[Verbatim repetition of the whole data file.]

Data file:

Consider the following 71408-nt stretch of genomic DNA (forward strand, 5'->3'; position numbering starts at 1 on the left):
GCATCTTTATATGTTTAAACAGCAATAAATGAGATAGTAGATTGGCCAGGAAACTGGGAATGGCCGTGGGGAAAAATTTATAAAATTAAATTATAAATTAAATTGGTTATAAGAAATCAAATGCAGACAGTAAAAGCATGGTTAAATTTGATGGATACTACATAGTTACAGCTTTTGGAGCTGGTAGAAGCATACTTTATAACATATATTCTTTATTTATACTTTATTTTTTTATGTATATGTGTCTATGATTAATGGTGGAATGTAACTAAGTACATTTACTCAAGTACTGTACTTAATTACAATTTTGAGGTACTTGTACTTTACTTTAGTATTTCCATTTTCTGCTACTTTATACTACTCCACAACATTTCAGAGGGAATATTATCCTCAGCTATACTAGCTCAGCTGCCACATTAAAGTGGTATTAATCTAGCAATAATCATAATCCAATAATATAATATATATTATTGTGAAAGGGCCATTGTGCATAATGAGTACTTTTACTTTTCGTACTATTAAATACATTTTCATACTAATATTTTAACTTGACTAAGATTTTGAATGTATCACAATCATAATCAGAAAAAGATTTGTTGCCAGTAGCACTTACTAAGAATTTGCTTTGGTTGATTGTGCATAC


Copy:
Consider the following 71408-nt stretch of genomic DNA (forward strand, 5'->3'; position numbering starts at 1 on the left):
GCATCTTTATATGTTTAAACAGCAATAAATGAGATAGTAGATTGGCCAGGAAACTGGGAATGGCCGTGGGGAAAAATTTATAAAATTAAATTATAAATTAAATTGGTTATAAGAAATCAAATGCAGACAGTAAAAGCATGGTTAAATTTGATGGATACTACATAGTTACAGCTTTTGGAGCTGGTAGAAGCATACTTTATAACATATATTCTTTATTTATACTTTATTTTTTTATGTATATGTGTCTATGATTAATGGTGGAATGTAACTAAGTACATTTACTCAAGTACTGTACTTAATTACAATTTTGAGGTACTTGTACTTTACTTTAGTATTTCCATTTTCTGCTACTTTATACTACTCCACAACATTTCAGAGGGAATATTATCCTCAGCTATACTAGCTCAGCTGCCACATTAAAGTGGTATTAATCTAGCAATAATCATAATCCAATAATATAATATATATTATTGTGAAAGGGCCATTGTGCATAATGAGTACTTTTACTTTTCGTACTATTAAATACATTTTCATACTAATATTTTAACTTGACTAAGATTTTGAATGTATCACAATCATAATCAGAAAAAGATTTGTTGCCAGTAGCACTTACTAAGAATTTGCTTTGGTTGATTGTGCATAC